Dakine Heli Pack: Review

The Dakine Heli Pack is one of the first bits of snowboarding equipment that I bought, way back in 2003. At the time I was just looking for a bag to carry things in on the hill. The bag’s still going strong now, but my requirements have changed a little. Here’s the review.

There’s an awesome selection of Dakine packs at dogfunk.com

Features

The Heli Pack is slim design back pack, with 11L capacity (as per the website) and some handy features:

The vertical snowboard carry works pretty well – I’ve used it quite a few times. It’s dead easy: you put the two straps either side of your bottom binding, one above and one below. Once tight, the board is pretty secure. There’s definitely no problem walking around with the board in this position – it works. It’s worth noting I haven’t had the fortune of trying this feature out in really deep snow – and you can’t use the back pack to carry your board horizontally.

The pack also caters for ski carry – but I don’t know anything about that!

The expandable helmet carry. Helmets do fit within the external flap, which keeps the helmet in place. However I’ve got to say that I’ve never used this feature for real on the hill. Most of the time I’ve got my helmet on. At the few times that I’ve been riding and carrying the helmet – I’ve just clipped it to the bag, rather than using the helmet carry. You see, if the bag’s quite full, using the helmet carry can be a bit tight, and clipping it on is real fast. That said, from the pictures on Dakine’s sight it looks like the newer models have slightly longer straps for this feature, which should help. If you think you might make use of it, you can always check it out in the shop!

Hydration. There’s an internal sleeve to hold your hydration pack and a hole at the top for the tube to extend through. Then, one of the straps has clips on it to carry the tube over your shoulder whilst keeping it in place. The newer design has an insulated external sleeve, which is one better and will help to stop things freezing up when it’s cold!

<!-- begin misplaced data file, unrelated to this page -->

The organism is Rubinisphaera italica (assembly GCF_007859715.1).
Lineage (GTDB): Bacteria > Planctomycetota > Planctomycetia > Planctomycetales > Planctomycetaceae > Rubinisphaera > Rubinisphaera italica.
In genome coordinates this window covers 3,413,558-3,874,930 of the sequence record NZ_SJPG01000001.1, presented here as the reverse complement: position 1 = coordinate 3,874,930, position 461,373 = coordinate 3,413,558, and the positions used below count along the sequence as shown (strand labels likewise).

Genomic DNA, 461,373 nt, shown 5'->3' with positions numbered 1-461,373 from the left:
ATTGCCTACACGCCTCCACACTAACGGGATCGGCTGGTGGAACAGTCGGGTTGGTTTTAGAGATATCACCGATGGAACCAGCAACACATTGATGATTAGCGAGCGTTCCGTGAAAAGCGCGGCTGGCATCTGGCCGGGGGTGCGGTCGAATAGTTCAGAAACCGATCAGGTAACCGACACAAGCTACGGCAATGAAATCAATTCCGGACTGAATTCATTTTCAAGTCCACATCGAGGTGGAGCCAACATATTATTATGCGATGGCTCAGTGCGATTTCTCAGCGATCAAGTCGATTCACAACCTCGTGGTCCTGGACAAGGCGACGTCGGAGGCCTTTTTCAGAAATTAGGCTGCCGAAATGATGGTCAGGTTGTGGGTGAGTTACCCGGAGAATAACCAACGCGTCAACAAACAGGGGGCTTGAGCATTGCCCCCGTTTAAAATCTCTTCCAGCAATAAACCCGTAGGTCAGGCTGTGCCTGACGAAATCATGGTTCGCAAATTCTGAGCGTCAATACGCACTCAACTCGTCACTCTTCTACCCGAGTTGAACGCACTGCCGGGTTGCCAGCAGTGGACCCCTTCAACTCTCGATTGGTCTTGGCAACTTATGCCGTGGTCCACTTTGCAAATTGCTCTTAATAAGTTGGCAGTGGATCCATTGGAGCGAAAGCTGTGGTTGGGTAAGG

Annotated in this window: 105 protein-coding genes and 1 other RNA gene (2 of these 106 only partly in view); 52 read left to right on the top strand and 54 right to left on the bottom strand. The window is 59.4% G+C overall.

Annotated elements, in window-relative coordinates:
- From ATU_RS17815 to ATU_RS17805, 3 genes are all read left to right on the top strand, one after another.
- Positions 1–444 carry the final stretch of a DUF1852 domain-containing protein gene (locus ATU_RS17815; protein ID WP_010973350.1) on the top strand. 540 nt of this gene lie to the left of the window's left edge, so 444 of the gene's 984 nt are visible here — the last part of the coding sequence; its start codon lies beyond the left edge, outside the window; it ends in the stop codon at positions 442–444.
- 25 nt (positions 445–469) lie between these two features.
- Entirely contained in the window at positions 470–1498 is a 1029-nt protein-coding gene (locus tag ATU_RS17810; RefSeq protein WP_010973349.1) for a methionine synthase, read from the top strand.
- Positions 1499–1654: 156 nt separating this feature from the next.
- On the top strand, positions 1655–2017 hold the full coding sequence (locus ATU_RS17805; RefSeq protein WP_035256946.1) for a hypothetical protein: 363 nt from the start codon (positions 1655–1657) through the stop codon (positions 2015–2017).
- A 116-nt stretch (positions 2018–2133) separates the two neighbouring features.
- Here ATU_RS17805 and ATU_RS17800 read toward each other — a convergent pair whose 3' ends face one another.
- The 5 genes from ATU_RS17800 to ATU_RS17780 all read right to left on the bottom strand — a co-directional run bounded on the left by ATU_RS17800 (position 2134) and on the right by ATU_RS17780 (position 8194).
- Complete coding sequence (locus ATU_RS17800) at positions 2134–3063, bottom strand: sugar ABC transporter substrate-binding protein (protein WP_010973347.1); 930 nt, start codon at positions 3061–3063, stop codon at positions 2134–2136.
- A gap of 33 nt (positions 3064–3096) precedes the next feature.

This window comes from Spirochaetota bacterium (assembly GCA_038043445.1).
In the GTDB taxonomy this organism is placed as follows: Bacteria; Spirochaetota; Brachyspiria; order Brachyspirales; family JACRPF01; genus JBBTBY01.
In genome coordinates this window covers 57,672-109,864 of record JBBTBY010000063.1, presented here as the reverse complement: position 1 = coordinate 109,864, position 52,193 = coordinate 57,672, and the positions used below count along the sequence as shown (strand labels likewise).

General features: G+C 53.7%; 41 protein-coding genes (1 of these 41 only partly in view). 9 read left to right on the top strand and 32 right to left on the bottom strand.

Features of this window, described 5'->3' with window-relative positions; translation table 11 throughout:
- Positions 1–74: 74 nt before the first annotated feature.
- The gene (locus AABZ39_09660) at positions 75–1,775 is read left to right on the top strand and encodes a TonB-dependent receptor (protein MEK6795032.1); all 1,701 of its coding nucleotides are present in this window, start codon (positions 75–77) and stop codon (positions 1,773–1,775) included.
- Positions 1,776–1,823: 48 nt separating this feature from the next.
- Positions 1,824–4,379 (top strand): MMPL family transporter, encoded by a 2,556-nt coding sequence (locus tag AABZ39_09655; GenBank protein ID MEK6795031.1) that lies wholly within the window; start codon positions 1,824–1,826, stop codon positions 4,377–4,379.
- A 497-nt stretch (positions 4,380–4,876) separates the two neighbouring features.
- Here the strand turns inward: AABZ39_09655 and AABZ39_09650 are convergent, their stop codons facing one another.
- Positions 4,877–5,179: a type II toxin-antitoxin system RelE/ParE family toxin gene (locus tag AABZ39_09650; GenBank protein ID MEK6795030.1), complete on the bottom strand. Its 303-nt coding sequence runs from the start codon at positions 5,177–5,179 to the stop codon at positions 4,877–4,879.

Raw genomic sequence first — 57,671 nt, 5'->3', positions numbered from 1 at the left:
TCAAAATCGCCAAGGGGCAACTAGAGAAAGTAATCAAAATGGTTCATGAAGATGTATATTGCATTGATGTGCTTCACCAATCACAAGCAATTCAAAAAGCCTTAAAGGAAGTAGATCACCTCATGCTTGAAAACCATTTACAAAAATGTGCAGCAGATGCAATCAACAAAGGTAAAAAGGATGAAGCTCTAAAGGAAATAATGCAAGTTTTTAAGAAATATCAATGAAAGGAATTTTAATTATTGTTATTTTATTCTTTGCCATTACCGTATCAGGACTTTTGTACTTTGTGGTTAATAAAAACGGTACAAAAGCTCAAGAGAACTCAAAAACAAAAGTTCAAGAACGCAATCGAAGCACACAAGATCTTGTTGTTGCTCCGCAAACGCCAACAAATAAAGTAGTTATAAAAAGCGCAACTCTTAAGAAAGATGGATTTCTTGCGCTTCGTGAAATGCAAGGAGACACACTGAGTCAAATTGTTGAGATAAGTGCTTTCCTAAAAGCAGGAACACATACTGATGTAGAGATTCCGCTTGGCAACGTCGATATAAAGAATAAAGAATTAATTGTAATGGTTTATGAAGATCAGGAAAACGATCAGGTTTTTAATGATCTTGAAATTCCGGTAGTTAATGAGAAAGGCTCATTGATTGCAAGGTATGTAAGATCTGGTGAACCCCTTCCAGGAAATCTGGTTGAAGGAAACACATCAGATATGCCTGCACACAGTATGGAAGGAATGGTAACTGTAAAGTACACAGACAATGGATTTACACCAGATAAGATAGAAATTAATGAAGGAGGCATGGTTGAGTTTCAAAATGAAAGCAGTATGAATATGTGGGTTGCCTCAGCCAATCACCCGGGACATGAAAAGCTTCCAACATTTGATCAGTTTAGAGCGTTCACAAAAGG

Apart from the main compartment, there’s a small pocket at the top and another on the helmet flap. The pocket at the top is pretty handy for stuff like a small camera: it’s easy to access and it’s a relatively safe-none-squash place.

What can you fit in it?

The pack will take a two piece shovel no problem. On a back-country day I’ve had my shovel, my video camera bag, a small still camera, a small bottle of water plus small snack, an extra layer and some warmer gloves. That’s quite a bit of gear and it fits… but it is tight. If this is the extent of what you want to put in it, or you envisage taking less, then you’re set.

My only problem with the bag is that it’s not quite big enough for what I need now. The gear in the above example did fit, but getting things out was a hassle because the pack was right at it’s limit. But this is not a criticism of the pack itself: it’s designed to be small and Dakine have larger packs in their range. I just need a bigger option.

Dakine Heli Pack: Overall

The Heli Pack is a great low profile pack. It’s certainly durable. Mine is still going strong after extended use on the hill, use as carry on luggage through airports and day-to-day use for work. It’s even survived a pavement crash or two from my skateboard. The straps are good, there are two that come around to the front and the shape of the pack fits the back well. If you’re looking for a small pack on the hill, this fits the bill. Great.


There’s an awesome selection of Dakine packs at dogfunk.com

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